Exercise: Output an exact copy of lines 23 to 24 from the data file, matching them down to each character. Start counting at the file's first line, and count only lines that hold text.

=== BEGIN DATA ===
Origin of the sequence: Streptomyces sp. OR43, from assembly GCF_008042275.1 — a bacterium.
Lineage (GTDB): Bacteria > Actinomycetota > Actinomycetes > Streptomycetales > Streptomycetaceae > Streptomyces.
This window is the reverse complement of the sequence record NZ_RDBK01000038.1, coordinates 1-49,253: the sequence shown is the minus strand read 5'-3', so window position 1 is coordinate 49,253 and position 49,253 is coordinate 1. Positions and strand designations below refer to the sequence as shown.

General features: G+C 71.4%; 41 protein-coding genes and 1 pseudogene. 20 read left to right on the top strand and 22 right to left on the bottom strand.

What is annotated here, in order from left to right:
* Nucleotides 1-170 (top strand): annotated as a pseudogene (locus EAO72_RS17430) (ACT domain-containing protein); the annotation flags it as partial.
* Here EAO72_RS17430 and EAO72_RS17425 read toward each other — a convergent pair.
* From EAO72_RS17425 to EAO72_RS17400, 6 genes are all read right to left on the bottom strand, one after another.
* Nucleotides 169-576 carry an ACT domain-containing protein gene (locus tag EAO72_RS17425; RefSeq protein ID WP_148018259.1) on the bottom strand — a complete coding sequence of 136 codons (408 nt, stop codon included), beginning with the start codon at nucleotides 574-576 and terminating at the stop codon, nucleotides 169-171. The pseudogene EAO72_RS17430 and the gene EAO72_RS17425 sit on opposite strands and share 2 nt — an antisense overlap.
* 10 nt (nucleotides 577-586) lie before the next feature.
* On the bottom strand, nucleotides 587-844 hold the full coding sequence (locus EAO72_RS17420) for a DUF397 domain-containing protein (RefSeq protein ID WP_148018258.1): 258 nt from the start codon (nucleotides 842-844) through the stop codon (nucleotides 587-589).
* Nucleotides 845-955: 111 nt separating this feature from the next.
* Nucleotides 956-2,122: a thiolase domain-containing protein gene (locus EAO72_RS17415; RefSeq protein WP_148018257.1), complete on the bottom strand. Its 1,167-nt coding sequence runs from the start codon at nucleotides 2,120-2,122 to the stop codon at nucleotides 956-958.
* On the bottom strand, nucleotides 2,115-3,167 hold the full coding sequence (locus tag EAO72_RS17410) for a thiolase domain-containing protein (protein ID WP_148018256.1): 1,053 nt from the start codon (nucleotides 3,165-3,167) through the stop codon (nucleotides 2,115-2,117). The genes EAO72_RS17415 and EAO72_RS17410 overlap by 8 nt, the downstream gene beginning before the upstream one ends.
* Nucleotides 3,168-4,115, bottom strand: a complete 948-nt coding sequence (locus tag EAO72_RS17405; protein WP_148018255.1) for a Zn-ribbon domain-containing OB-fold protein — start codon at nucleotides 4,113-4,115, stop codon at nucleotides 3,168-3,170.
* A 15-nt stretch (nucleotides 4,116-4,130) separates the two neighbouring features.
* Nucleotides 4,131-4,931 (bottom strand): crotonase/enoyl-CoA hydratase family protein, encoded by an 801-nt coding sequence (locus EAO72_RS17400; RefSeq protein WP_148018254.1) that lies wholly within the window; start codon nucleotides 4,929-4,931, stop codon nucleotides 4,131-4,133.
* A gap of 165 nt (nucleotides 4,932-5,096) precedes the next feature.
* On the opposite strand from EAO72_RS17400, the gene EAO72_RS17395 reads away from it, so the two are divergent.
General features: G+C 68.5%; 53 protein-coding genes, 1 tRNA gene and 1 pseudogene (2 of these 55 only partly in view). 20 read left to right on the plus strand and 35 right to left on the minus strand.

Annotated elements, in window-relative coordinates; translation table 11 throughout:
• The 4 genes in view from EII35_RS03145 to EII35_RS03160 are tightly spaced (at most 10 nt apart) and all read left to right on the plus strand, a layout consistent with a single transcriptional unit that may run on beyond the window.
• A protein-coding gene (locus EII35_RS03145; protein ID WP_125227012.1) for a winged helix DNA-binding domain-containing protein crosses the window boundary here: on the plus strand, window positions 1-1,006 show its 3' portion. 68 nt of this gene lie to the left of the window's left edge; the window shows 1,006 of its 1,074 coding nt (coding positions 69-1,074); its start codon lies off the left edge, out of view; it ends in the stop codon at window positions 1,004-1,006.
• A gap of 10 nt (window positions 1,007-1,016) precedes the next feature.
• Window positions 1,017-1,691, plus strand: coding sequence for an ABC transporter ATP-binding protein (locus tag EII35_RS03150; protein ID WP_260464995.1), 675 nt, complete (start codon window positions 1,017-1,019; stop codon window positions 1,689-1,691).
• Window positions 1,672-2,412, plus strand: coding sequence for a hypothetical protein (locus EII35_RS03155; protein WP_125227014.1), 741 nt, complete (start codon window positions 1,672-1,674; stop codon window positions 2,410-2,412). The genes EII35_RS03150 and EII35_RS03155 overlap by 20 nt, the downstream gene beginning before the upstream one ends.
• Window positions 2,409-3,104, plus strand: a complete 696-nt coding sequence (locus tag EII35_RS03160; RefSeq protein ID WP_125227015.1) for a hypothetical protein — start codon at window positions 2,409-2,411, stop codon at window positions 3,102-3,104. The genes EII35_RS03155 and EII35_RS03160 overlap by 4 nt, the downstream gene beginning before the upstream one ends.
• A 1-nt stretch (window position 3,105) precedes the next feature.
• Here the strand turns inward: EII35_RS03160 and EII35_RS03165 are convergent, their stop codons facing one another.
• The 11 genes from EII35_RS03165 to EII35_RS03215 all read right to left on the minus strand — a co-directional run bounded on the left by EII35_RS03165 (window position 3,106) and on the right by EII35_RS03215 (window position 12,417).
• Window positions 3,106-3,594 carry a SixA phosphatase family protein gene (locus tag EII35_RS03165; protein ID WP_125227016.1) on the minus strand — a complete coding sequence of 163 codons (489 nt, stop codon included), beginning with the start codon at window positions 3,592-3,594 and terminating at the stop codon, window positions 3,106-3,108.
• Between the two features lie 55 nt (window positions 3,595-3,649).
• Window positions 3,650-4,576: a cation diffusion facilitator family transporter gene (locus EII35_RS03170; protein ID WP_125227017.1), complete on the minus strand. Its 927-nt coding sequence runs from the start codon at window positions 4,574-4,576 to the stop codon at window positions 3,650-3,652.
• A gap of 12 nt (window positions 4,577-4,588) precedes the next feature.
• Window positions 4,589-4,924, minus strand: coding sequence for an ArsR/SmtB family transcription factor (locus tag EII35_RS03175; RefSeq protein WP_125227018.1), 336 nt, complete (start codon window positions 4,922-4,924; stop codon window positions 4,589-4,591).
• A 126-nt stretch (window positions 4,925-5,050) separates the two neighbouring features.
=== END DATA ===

• A protein-coding gene (locus EII35_RS03145; protein ID WP_125227012.1) for a winged helix DNA-binding domain-containing protein crosses the window boundary here: on the plus strand, window positions 1-1,006 show its 3' portion. 68 nt of this gene lie to the left of the window's left edge; the window shows 1,006 of its 1,074 coding nt (coding positions 69-1,074); its start codon lies off the left edge, out of view; it ends in the stop codon at window positions 1,004-1,006.
• A gap of 10 nt (window positions 1,007-1,016) precedes the next feature.